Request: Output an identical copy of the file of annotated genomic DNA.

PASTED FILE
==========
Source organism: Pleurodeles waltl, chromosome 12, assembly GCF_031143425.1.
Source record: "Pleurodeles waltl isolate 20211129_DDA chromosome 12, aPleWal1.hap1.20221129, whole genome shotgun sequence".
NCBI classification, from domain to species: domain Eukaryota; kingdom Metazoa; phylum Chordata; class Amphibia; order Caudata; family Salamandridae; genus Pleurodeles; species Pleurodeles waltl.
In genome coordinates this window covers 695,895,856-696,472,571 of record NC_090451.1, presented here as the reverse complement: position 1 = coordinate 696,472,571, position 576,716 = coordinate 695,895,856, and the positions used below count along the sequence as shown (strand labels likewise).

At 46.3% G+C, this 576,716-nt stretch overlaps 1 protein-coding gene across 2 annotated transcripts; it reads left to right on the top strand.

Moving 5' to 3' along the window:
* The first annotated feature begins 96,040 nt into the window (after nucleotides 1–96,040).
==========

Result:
Source organism: Pleurodeles waltl, chromosome 12, assembly GCF_031143425.1.
Source record: "Pleurodeles waltl isolate 20211129_DDA chromosome 12, aPleWal1.hap1.20221129, whole genome shotgun sequence".
NCBI classification, from domain to species: domain Eukaryota; kingdom Metazoa; phylum Chordata; class Amphibia; order Caudata; family Salamandridae; genus Pleurodeles; species Pleurodeles waltl.
In genome coordinates this window covers 695,895,856-696,472,571 of record NC_090451.1, presented here as the reverse complement: position 1 = coordinate 696,472,571, position 576,716 = coordinate 695,895,856, and the positions used below count along the sequence as shown (strand labels likewise).

At 46.3% G+C, this 576,716-nt stretch overlaps 1 protein-coding gene across 2 annotated transcripts; it reads left to right on the top strand.

Moving 5' to 3' along the window:
* The first annotated feature begins 96,040 nt into the window (after nucleotides 1–96,040).